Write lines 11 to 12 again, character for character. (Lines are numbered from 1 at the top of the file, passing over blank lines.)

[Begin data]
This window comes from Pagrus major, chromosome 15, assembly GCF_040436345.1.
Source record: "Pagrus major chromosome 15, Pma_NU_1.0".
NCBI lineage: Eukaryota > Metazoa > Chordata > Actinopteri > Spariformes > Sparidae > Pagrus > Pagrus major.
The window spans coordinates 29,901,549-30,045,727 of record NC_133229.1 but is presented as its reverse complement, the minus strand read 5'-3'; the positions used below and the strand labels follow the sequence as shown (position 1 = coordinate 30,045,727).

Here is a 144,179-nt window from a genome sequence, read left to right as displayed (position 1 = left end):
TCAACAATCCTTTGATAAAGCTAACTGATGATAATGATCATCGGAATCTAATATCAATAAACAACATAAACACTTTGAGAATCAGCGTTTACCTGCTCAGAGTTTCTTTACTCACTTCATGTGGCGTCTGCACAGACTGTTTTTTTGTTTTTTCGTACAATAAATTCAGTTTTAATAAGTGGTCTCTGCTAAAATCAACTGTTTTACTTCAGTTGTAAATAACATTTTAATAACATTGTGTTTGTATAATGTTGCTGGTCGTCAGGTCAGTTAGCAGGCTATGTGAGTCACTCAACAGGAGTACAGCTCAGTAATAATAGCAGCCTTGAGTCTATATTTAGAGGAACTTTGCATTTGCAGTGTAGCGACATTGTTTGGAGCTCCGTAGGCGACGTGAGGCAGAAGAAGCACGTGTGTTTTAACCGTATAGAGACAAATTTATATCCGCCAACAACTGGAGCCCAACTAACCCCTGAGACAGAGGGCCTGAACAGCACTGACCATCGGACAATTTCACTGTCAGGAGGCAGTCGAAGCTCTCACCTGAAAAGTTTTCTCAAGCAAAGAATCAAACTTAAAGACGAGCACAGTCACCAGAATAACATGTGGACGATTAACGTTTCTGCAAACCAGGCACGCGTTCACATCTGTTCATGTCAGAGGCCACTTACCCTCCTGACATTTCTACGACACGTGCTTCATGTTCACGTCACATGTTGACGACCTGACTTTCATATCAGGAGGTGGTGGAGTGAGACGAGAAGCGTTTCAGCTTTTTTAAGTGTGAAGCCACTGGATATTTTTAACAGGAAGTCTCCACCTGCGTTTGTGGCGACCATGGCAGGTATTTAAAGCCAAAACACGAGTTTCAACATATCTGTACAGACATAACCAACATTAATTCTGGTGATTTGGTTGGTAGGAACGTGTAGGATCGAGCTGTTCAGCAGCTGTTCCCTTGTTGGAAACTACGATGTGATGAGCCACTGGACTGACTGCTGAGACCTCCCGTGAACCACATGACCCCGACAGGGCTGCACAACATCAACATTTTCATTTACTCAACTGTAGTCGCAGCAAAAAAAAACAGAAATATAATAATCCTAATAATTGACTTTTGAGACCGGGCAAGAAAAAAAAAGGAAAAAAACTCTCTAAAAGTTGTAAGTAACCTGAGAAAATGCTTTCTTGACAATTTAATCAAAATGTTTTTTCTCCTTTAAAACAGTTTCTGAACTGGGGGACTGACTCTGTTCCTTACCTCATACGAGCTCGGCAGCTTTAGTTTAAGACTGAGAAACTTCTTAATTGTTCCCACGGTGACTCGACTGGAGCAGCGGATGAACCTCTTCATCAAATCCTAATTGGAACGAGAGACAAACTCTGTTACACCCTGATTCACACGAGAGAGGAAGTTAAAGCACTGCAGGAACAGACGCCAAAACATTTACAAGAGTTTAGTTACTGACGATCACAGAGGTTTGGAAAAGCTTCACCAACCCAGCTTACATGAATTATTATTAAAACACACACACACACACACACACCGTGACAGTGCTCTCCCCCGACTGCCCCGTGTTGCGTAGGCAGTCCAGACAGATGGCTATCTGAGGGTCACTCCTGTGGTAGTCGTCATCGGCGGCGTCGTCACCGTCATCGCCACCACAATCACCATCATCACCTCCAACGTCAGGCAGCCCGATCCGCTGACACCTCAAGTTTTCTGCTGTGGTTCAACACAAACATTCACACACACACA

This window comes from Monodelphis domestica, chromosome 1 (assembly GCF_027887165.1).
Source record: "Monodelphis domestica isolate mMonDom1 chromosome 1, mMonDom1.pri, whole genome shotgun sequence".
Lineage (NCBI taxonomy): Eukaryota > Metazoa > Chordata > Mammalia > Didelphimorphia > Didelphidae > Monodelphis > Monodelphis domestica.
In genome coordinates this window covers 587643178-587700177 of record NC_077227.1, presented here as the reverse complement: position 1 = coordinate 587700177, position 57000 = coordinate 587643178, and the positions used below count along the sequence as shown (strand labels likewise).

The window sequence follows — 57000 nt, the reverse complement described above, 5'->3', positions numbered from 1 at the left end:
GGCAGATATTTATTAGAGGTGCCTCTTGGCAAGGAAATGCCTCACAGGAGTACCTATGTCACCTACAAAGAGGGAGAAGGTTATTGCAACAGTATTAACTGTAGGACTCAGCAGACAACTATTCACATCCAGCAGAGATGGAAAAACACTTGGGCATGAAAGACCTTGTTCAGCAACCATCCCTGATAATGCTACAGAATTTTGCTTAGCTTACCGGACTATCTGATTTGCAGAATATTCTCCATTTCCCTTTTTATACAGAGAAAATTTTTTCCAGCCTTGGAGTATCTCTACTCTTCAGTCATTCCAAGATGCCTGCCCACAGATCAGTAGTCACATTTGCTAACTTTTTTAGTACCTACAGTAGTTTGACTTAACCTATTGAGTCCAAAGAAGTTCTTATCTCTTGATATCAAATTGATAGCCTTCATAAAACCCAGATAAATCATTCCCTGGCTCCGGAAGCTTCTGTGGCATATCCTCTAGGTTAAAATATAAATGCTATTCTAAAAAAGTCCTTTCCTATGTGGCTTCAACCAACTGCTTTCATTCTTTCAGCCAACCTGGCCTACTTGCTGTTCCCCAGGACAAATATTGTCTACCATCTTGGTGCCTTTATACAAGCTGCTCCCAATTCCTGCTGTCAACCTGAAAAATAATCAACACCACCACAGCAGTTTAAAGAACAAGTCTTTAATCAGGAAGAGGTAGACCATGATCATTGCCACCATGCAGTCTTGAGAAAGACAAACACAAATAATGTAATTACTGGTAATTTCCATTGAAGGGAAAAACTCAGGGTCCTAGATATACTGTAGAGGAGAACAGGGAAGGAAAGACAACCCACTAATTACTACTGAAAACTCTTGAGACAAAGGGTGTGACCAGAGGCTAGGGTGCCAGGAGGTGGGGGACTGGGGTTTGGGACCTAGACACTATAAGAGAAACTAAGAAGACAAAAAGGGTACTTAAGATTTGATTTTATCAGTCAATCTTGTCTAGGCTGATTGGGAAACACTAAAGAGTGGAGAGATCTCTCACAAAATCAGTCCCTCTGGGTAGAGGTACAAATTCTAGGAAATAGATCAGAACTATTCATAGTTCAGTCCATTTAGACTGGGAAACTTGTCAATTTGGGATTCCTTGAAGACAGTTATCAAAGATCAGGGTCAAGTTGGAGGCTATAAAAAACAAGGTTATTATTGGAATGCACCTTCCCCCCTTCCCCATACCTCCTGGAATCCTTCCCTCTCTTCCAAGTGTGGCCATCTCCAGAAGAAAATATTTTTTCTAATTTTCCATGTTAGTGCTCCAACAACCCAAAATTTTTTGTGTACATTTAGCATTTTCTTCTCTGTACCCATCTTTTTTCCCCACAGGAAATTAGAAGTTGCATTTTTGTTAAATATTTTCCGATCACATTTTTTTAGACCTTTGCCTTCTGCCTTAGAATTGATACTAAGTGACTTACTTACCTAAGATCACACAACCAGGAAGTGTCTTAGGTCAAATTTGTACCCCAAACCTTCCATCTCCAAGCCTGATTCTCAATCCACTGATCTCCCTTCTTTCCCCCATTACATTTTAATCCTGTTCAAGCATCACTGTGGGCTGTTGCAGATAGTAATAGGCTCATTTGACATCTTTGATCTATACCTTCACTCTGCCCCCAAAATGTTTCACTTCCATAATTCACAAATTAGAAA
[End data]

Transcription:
The window sequence follows — 57000 nt, the reverse complement described above, 5'->3', positions numbered from 1 at the left end:
GGCAGATATTTATTAGAGGTGCCTCTTGGCAAGGAAATGCCTCACAGGAGTACCTATGTCACCTACAAAGAGGGAGAAGGTTATTGCAACAGTATTAACTGTAGGACTCAGCAGACAACTATTCACATCCAGCAGAGATGGAAAAACACTTGGGCATGAAAGACCTTGTTCAGCAACCATCCCTGATAATGCTACAGAATTTTGCTTAGCTTACCGGACTATCTGATTTGCAGAATATTCTCCATTTCCCTTTTTATACAGAGAAAATTTTTTCCAGCCTTGGAGTATCTCTACTCTTCAGTCATTCCAAGATGCCTGCCCACAGATCAGTAGTCACATTTGCTAACTTTTTTAGTACCTACAGTAGTTTGACTTAACCTATTGAGTCCAAAGAAGTTCTTATCTCTTGATATCAAATTGATAGCCTTCATAAAACCCAGATAAATCATTCCCTGGCTCCGGAAGCTTCTGTGGCATATCCTCTAGGTTAAAATATAAATGCTATTCTAAAAAAGTCCTTTCCTATGTGGCTTCAACCAACTGCTTTCATTCTTTCAGCCAACCTGGCCTACTTGCTGTTCCCCAGGACAAATATTGTCTACCATCTTGGTGCCTTTATACAAGCTGCTCCCAATTCCTGCTGTCAACCTGAAAAATAATCAACACCACCACAGCAGTTTAAAGAACAAGTCTTTAATCAGGAAGAGGTAGACCATGATCATTGCCACCATGCAGTCTTGAGAAAGACAAACACAAATAATGTAATTACTGGTAATTTCCATTGAAGGGAAAAACTCAGGGTCCTAGATATACTGTAGAGGAGAACAGGGAAGGAAAGACAACCCACTAATTACTACTGAAAACTCTTGAGACAAAGGGTGTGACCAGAGGCTAGGGTGCCAGGAGGTGGGGGACTGGGGTTTGGGACCTAGACACTATAAGAGAAACTAAGAAGACAAAAAGGGTACTTAAGATTTGATTTTATCAGTCAATCTTGTCTAGGCTGATTGGGAAACACTAAAGAGTGGAGAGATCTCTCACAAAATCAGTCCCTCTGGGTAGAGGTACAAATTCTAGGAAATAGATCAGAACTATTCATAGTTCAGTCCATTTAGACTGGGAAACTTGTCAATTTGGGATTCCTTGAAGACAGTTATCAAAGATCAGGGTCAAGTTGGAGGCTATAAAAAACAAGGTTATTATTGGAATGCACCTTCCCCCCTTCCCCATACCTCCTGGAATCCTTCCCTCTCTTCCAAGTGTGGCCATCTCCAGAAGAAAATATTTTTTCTAATTTTCCATGTTAGTGCTCCAACAACCCAAAATTTTTTGTGTACATTTAGCATTTTCTTCTCTGTACCCATCTTTTTTCCCCACAGGAAATTAGAAGTTGCATTTTTGTTAAATATTTTCCGATCACATTTTTTTAGACCTTTGCCTTCTGCCTTAGAATTGATACTAAGTGACTTACTTACCTAAGATCACACAACCAGGAAGTGTCTTAGGTCAAATTTGTACCCCAAACCTTCCATCTCCAAGCCTGATTCTCAATCCACTGATCTCCCTTCTTTCCCCCATTACATTTTAATCCTGTTCAAGCATCACTGTGGGCTGTTGCAGATAGTAATAGGCTCATTTGACATCTTTGATCTATACCTTCACTCTGCCCCCAAAATGTTTCACTTCCATAATTCACAAATTAGAAA